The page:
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Survey of building envelope failures in the coastal climate of British Columbia

Morrison Hershfield Limited
Canadian Housing Information Center (CHIC), Technical Series 98-102

Morrison Hershfield Limited, (1998), "Survey of building envelope failures in the coastal climate of British Columbia", Canadian Housing Information Center (CHIC), Technical Series 98-102.
This link was checked on Dec. 2006Source (

Summary: Over the past ten years, significant numbers of low-rise multi-unit wood frame residential buildings in coastal British Columbia have been plagued with envelope performance problems. The problems have included water penetration, damage to cladding systems and rotting and decay of wood components. The City of Vancouver, the National Standing Committee on Small Buildings and other industry groups have responded to the problem in various ways, and stakeholders have established the Building Envelope Research Consortium (BERC) to monitor this issue.

The objective of this 1996 CMHC study was to examine the relationship between the building envelope problems and their potential causes. The findings would be used to help identify key aspects of the design, construction and operations and maintenance processes leading to the problems, and to provide a focus for the efforts to resolve these.

** Research Program

The research program followed a series of steps:

? select samples of "problem" and "control" buildings based on predetermined criteria;

? develop a data collection instrument;

? establish evaluation criteria and standards;

? develop a computerized database to manage the input;

? collect and analyze data; and

? make recommendations.

Problem buildings were defined as those in which a moisture problem within the walls, decks or exterior framing had resulted in damage requiring $10,000 or more to repair; "control" buildings were those which, over a period of at least five years, had not experienced such moisture problems. The actual sample consisted of 37 problem buildings and nine control buildings. The problem buildings incorporated stucco, wood and vinyl wall types. The wall components included various combinations of building paper, OSB, plywood and housewrap.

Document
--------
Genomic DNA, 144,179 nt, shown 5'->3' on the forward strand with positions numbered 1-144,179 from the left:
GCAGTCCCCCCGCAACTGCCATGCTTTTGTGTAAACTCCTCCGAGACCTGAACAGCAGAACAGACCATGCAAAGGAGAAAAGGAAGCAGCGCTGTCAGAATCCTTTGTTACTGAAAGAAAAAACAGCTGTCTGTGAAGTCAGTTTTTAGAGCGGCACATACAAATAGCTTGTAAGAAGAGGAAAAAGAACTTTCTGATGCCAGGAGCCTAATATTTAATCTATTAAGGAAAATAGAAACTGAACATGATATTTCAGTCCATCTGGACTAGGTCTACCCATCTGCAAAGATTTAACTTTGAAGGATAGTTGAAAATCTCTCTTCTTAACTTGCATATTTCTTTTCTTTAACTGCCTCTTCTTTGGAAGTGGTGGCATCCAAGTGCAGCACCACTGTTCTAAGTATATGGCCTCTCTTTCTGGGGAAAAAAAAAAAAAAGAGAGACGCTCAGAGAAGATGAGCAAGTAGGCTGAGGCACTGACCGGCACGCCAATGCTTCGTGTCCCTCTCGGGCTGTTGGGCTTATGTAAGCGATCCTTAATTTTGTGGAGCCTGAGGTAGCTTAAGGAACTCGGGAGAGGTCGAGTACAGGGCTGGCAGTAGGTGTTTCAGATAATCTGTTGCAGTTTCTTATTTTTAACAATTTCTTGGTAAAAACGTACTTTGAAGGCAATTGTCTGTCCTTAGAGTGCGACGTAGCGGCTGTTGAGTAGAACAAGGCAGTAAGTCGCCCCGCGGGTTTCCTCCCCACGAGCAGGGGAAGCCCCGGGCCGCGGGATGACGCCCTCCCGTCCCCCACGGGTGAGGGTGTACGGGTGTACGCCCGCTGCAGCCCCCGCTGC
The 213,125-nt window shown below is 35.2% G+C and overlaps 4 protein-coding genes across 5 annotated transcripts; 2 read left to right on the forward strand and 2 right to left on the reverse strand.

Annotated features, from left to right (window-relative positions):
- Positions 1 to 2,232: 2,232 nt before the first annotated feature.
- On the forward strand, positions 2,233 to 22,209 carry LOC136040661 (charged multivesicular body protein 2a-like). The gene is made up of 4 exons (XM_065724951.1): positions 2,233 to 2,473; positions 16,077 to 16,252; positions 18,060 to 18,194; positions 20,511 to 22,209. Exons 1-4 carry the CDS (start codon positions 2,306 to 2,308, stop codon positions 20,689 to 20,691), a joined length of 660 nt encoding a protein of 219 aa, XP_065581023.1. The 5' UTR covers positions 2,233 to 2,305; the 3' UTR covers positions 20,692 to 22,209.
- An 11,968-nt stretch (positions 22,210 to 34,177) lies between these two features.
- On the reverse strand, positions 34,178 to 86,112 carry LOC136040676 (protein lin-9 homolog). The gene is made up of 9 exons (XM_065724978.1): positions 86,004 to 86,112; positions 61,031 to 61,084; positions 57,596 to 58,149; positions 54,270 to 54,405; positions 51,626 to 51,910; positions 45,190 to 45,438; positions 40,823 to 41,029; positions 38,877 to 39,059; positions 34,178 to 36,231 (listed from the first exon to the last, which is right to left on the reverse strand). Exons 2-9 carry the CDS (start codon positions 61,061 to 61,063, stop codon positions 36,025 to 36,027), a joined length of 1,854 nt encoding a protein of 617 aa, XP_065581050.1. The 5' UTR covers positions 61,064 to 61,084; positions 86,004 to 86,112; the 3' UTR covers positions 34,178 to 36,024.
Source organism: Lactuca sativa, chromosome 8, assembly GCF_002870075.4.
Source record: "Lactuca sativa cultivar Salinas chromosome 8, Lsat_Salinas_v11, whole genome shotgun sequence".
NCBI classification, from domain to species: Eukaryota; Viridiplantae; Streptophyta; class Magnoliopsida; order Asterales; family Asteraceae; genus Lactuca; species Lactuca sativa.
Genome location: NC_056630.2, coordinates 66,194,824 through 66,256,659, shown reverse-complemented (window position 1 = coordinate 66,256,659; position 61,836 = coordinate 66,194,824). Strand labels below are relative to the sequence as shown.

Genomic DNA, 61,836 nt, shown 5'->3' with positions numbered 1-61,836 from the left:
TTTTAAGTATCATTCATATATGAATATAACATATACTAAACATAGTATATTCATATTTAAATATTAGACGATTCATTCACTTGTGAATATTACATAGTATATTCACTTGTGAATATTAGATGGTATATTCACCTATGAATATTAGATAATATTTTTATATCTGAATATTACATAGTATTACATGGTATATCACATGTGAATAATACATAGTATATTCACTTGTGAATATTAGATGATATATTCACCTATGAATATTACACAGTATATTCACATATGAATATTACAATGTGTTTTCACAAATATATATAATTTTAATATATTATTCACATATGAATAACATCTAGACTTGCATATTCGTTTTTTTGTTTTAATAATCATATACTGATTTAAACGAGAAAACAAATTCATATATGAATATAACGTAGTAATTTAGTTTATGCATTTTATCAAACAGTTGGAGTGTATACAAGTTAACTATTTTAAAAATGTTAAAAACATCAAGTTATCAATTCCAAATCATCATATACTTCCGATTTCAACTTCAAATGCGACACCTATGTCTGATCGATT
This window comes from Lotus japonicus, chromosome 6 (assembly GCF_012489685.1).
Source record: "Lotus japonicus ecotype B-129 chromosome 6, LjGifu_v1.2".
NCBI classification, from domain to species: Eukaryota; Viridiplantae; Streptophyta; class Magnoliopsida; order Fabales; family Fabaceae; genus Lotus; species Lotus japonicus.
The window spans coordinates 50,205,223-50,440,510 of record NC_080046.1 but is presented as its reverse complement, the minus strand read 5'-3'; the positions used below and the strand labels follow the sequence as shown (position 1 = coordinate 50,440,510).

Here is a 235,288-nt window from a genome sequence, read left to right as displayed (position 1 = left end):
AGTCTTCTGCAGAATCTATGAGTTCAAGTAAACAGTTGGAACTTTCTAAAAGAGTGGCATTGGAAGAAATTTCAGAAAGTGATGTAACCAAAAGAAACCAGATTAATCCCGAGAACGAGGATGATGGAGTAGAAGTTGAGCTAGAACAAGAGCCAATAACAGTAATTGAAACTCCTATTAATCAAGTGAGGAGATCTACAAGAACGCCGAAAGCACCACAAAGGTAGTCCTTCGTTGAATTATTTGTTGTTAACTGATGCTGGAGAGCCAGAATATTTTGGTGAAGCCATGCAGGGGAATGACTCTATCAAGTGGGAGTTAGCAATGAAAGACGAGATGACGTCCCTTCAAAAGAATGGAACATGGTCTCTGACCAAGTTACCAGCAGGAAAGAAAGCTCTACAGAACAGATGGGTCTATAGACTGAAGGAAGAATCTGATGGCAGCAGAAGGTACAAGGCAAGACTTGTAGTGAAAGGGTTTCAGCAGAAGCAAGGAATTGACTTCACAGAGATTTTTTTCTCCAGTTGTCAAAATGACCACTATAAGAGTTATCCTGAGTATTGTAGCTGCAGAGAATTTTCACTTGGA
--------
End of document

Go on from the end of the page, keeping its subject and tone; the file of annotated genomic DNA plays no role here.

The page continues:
** Results

The sample buildings were to be no more than eight years old. Of the problem buildings, almost 50 % were built between 1988 and 1990; another 16 % built in 1994.

Repair costs were used to indicate the severity and extent of damage to each building. The table below summarizes these findings; multiple attempts at repair are included in the costs, where applicable.

Overall, the results of the study indicate that the primary source of moisture leading to the performance problems was water entering the building from the exterior, rather than interior sources or construction moisture.

About 90 % of the problems were thought to be related to interface details between wall components or at penetrations. Water enters the wall assembly at details and stays there long enough to initiate rot of wood components.

The problems were thought to originate during design and construction activities (due to poor details on drawings) and not as a result of operations and maintenance or defects in the materials.

The data collected in the study indicate that the defects that allowed water to penetrate walls were widespread and appeared on many wall systems. This suggested that it is the quantity of wetting at these defects, combined with the drying characteristics of the wall assembly, that determine whether a wall can accommodate the moisture and provide acceptable performance.

Key differences between problem and control buildings is summarized below:

? The wind exposure of the control buildings was generally lower than that of the problem buildings.

? The absence of overhangs above walls contributes to moisture damage. Roof overhangs were significantly larger on the control buildings than on the problem buildings.

? The control buildings had fewer architectural features and details and more of the details were flashed on the control walls.